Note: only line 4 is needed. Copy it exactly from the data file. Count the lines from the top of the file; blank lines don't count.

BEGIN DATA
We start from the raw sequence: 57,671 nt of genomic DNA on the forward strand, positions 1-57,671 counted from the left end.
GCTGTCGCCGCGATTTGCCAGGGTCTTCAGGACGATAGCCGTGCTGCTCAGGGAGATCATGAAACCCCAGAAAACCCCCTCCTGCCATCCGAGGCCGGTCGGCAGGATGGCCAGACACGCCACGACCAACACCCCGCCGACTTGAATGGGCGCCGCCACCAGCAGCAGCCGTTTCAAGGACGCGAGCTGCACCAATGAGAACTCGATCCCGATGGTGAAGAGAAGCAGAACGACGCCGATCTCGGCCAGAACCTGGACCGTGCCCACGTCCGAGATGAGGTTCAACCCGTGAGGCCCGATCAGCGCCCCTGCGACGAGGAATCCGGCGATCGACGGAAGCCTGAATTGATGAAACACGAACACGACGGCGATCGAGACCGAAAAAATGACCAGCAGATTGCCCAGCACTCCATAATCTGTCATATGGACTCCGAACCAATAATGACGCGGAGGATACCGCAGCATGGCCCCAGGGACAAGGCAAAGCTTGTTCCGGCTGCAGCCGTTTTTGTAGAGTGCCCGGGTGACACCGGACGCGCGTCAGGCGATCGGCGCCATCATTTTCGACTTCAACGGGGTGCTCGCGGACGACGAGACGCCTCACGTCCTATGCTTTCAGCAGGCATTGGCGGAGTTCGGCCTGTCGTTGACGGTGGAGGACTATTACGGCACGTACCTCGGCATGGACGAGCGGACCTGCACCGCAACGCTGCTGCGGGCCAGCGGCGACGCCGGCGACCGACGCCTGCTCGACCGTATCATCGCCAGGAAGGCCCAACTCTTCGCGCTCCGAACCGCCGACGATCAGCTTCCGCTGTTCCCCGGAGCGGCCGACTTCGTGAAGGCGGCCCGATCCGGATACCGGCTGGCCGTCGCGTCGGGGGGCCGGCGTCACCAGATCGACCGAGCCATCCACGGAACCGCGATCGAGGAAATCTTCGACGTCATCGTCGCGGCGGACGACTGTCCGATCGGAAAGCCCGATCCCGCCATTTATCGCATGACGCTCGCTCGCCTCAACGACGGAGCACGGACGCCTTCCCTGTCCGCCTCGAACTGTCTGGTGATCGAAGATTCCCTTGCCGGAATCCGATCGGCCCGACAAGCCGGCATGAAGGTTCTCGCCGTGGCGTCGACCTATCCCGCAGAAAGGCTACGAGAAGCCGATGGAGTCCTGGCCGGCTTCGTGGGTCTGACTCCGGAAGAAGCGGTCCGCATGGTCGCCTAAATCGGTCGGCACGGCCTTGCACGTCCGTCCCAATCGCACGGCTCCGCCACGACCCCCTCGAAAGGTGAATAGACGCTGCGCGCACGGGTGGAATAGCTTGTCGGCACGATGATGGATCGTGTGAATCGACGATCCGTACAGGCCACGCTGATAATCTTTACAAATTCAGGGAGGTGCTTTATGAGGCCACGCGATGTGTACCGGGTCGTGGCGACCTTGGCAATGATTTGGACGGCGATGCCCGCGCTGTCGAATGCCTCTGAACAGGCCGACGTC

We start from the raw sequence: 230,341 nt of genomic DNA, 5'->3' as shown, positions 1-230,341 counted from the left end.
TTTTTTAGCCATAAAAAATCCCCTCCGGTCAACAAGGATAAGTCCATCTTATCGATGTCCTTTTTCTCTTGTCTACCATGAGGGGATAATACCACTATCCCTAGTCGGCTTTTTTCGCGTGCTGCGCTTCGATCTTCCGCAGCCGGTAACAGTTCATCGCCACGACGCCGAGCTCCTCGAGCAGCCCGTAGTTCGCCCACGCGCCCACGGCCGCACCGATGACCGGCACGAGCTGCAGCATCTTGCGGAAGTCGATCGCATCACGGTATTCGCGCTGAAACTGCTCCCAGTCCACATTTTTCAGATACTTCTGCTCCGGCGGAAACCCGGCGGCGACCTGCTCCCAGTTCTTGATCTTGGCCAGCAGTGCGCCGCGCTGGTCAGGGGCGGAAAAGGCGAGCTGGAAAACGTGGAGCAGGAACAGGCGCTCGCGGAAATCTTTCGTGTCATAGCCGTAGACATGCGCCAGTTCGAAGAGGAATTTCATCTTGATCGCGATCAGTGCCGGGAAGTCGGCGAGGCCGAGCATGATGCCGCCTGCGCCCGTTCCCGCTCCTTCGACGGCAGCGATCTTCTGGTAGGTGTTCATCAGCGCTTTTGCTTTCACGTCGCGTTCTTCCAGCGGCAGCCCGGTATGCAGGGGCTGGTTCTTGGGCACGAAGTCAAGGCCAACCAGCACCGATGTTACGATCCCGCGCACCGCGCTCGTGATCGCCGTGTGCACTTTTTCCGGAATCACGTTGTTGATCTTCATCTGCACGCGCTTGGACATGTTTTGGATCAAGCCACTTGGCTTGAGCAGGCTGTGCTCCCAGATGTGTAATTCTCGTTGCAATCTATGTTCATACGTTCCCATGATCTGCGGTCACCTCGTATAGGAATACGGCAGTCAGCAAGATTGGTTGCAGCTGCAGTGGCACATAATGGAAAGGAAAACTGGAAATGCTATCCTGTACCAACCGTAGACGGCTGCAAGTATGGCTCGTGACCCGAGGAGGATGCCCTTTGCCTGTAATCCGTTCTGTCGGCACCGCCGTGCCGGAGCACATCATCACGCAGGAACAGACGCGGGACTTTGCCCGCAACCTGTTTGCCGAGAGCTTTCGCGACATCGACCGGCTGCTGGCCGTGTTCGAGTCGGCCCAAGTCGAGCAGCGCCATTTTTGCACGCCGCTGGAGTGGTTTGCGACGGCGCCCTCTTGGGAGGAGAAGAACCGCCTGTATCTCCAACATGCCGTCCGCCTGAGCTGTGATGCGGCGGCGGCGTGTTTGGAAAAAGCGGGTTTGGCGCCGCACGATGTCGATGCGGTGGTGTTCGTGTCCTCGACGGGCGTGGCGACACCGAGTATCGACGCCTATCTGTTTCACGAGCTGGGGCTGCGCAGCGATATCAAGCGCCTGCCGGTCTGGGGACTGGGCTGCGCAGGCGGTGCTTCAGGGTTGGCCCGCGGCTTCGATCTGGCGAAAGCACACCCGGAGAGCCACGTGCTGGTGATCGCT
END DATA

TTTTTTAGCCATAAAAAATCCCCTCCGGTCAACAAGGATAAGTCCATCTTATCGATGTCCTTTTTCTCTTGTCTACCATGAGGGGATAATACCACTATCCCTAGTCGGCTTTTTTCGCGTGCTGCGCTTCGATCTTCCGCAGCCGGTAACAGTTCATCGCCACGACGCCGAGCTCCTCGAGCAGCCCGTAGTTCGCCCACGCGCCCACGGCCGCACCGATGACCGGCACGAGCTGCAGCATCTTGCGGAAGTCGATCGCATCACGGTATTCGCGCTGAAACTGCTCCCAGTCCACATTTTTCAGATACTTCTGCTCCGGCGGAAACCCGGCGGCGACCTGCTCCCAGTTCTTGATCTTGGCCAGCAGTGCGCCGCGCTGGTCAGGGGCGGAAAAGGCGAGCTGGAAAACGTGGAGCAGGAACAGGCGCTCGCGGAAATCTTTCGTGTCATAGCCGTAGACATGCGCCAGTTCGAAGAGGAATTTCATCTTGATCGCGATCAGTGCCGGGAAGTCGGCGAGGCCGAGCATGATGCCGCCTGCGCCCGTTCCCGCTCCTTCGACGGCAGCGATCTTCTGGTAGGTGTTCATCAGCGCTTTTGCTTTCACGTCGCGTTCTTCCAGCGGCAGCCCGGTATGCAGGGGCTGGTTCTTGGGCACGAAGTCAAGGCCAACCAGCACCGATGTTACGATCCCGCGCACCGCGCTCGTGATCGCCGTGTGCACTTTTTCCGGAATCACGTTGTTGATCTTCATCTGCACGCGCTTGGACATGTTTTGGATCAAGCCACTTGGCTTGAGCAGGCTGTGCTCCCAGATGTGTAATTCTCGTTGCAATCTATGTTCATACGTTCCCATGATCTGCGGTCACCTCGTATAGGAATACGGCAGTCAGCAAGATTGGTTGCAGCTGCAGTGGCACATAATGGAAAGGAAAACTGGAAATGCTATCCTGTACCAACCGTAGACGGCTGCAAGTATGGCTCGTGACCCGAGGAGGATGCCCTTTGCCTGTAATCCGTTCTGTCGGCACCGCCGTGCCGGAGCACATCATCACGCAGGAACAGACGCGGGACTTTGCCCGCAACCTGTTTGCCGAGAGCTTTCGCGACATCGACCGGCTGCTGGCCGTGTTCGAGTCGGCCCAAGTCGAGCAGCGCCATTTTTGCACGCCGCTGGAGTGGTTTGCGACGGCGCCCTCTTGGGAGGAGAAGAACCGCCTGTATCTCCAACATGCCGTCCGCCTGAGCTGTGATGCGGCGGCGGCGTGTTTGGAAAAAGCGGGTTTGGCGCCGCACGATGTCGATGCGGTGGTGTTCGTGTCCTCGACGGGCGTGGCGACACCGAGTATCGACGCCTATCTGTTTCACGAGCTGGGGCTGCGCAGCGATATCAAGCGCCTGCCGGTCTGGGGACTGGGCTGCGCAGGCGGTGCTTCAGGGTTGGCCCGCGGCTTCGATCTGGCGAAAGCACACCCGGAGAGCCACGTGCTGGTGATCGCT